Montreal, naturellement, is a party city, but Percival Molson Memorial Stadium sits on the flanks of Mount Royal and doesn't have anything that remotely qualifies as a parking lot. Still, where there's a will, there's a guy in a team jersey who understands the need for improvisation. Claude Martel, a software engineer and ardent Alouettes fan, has a mobile tailgating set-up that includes a table, canopy and barbeque he transports on his bicycle.

"Everyone's welcome," said Martel, who estimates the pregame gatherings draw 300 people on average. "We usually advertise on [Internet] chat forums, more and more people are coming out and bringing their barbeques, it's a very relaxed vibe. … We always invite the visiting fans to drop by as well, and usually a few do, but we're not that well known."

Saskatchewan Roughriders fans are nationally regaled as the CFL's liveliest. (You'd expect nothing less from people who wear hollowed-out watermelons on their heads.) And yet, the Riders don't promote parking lot get-togethers. Instead, they've created a "tailgating experience" by fencing off a portion of the team's practice field and serving food, drinks and entertainment there.

"We've talked to the province, and they don't want to make a change in the liquor laws and have tailgating at ball tournaments and hockey games," Riders president Jim Hopson said. "We're a little bit reluctant [to do tailgating]. We want to have a good family environment at our games."

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While tailgating is engrained in U.S. football culture from college games to the NFL to football-themed weddings, it's taken a concerted effort to make it work and work well in Calgary. On average, 25 city police officers are on-site. (More will be brought in for Sunday's West Division semi-final when Riders fans invade McMahon Stadium and let down their watermelons.)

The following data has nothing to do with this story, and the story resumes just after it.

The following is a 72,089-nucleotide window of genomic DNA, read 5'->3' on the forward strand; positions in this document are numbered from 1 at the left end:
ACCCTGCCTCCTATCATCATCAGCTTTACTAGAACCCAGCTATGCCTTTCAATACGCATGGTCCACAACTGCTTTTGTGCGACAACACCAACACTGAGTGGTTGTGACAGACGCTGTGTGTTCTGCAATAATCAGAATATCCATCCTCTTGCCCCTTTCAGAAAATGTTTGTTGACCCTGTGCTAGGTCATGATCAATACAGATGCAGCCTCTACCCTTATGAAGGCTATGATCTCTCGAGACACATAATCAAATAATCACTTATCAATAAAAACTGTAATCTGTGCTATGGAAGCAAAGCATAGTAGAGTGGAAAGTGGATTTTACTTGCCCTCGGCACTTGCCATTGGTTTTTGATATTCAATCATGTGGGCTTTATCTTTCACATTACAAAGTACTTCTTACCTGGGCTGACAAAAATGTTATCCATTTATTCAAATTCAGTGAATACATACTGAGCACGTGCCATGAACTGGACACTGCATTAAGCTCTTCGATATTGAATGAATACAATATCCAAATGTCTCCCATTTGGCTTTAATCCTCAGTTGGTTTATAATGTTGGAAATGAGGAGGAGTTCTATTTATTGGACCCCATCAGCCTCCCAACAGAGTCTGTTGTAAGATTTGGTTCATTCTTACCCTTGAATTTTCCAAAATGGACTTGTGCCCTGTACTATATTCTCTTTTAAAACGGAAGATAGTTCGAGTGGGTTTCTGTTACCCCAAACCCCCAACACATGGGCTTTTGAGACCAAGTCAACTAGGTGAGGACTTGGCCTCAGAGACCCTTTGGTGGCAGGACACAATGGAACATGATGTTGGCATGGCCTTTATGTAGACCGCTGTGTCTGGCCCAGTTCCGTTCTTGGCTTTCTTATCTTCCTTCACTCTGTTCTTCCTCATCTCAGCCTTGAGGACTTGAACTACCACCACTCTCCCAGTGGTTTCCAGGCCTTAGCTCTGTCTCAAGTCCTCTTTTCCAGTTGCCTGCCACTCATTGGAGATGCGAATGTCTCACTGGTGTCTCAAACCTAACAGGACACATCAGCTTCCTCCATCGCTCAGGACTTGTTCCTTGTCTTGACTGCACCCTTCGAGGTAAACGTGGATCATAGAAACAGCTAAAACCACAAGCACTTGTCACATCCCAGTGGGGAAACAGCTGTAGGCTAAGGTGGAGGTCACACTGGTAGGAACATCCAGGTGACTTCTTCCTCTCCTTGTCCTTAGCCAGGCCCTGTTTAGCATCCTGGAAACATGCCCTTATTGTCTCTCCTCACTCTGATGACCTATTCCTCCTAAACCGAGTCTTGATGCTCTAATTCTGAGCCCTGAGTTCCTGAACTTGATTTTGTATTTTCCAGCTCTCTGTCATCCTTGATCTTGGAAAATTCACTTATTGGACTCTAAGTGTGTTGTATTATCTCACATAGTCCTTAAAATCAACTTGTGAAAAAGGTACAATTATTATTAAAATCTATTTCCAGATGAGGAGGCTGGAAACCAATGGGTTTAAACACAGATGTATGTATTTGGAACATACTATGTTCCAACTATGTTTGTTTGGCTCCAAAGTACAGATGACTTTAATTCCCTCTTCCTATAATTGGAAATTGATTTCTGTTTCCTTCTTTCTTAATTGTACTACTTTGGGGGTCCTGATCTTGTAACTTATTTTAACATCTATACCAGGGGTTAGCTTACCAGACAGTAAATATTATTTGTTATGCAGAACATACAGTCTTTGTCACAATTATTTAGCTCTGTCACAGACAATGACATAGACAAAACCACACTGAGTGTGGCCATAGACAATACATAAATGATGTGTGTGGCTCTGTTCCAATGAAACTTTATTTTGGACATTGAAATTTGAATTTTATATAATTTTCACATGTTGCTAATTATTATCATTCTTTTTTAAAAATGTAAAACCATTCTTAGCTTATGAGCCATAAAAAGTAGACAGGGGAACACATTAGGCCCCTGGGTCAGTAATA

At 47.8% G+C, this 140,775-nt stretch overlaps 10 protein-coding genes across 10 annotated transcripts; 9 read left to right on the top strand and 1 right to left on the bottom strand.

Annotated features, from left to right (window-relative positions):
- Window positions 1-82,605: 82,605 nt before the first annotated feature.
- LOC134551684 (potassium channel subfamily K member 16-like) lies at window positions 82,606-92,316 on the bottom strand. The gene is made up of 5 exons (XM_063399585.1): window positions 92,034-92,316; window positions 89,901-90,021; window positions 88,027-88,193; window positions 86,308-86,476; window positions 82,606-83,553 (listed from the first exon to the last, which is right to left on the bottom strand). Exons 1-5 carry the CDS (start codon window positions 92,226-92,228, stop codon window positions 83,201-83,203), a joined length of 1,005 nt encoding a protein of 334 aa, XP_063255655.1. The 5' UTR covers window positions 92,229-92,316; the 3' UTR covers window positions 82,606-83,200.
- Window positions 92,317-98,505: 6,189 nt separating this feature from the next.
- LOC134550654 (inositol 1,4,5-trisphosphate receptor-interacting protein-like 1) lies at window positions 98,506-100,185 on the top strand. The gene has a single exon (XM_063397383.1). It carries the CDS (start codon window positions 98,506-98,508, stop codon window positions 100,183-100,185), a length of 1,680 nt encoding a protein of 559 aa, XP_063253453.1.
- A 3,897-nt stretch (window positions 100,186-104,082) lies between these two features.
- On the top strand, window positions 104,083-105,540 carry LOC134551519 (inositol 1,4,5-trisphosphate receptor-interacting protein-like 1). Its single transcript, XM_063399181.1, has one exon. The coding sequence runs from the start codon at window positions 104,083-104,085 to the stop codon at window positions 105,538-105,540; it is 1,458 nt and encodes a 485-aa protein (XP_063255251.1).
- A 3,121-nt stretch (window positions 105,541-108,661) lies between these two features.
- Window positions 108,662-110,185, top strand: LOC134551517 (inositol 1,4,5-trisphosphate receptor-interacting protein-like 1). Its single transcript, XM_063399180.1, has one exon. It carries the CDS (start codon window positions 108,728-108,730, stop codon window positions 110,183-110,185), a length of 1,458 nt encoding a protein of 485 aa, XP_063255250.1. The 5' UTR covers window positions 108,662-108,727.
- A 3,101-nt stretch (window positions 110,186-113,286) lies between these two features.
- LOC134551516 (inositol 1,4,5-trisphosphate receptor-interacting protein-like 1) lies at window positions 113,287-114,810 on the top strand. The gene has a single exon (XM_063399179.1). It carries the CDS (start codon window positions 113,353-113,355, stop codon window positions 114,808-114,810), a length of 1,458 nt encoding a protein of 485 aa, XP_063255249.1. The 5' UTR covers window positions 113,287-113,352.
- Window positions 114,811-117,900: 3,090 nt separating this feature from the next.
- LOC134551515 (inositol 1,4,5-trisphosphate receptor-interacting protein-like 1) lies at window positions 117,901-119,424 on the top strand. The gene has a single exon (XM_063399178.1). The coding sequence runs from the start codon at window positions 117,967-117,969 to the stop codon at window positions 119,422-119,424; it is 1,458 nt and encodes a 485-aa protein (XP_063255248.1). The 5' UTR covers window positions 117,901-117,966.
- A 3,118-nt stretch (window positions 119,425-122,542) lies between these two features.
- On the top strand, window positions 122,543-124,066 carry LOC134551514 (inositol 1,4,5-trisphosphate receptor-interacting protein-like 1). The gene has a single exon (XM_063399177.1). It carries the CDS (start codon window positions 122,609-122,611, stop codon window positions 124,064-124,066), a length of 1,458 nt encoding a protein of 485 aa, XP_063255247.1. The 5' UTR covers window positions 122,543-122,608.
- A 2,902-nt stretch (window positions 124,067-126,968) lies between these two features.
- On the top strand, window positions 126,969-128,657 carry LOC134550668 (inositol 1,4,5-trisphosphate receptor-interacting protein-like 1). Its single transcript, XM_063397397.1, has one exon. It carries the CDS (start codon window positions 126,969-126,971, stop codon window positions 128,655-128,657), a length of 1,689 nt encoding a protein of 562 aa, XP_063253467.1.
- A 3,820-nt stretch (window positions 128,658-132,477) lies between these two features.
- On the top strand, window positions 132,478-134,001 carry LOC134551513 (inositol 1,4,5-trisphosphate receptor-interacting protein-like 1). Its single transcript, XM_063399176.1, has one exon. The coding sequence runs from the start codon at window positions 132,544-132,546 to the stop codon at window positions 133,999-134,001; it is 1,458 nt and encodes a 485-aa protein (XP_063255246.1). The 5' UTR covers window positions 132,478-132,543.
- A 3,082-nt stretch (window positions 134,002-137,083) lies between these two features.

Some of the 30 groups that tailgate regularly at McMahon go the extra yard and hire bands. Others take donations for charitable causes.

"We're raising money for prostate cancer," said Doug Lapierre, who once tried out for the Stampeders and tailgated outside the Saddledome during the Flames' Stanley Cup run of 2004. "We collected $17,000 on our biggest day. It's like a big family barbecue."

Back at security central, Phelps has had nothing more serious to handle on this day than shooing away a group of people handing out advertising material that wasn't cleared in advance.

Phelps is relaxed. The police are happy. A good time was had by all.

"I get calls from people at other stadiums – 'How do you do this? It's so spontaneous and fun," Phelps said. "You can't make it too structured. You have to have some spontaneity. I know there are guys in the corner [of the parking lot] who are pouring beer into a Pepsi can, but the police are very good at using discretion. It's a delicate balance.

"We're happy with what we have now."

With reports from Sean Gordon in Montreal, Rachel Brady in Toronto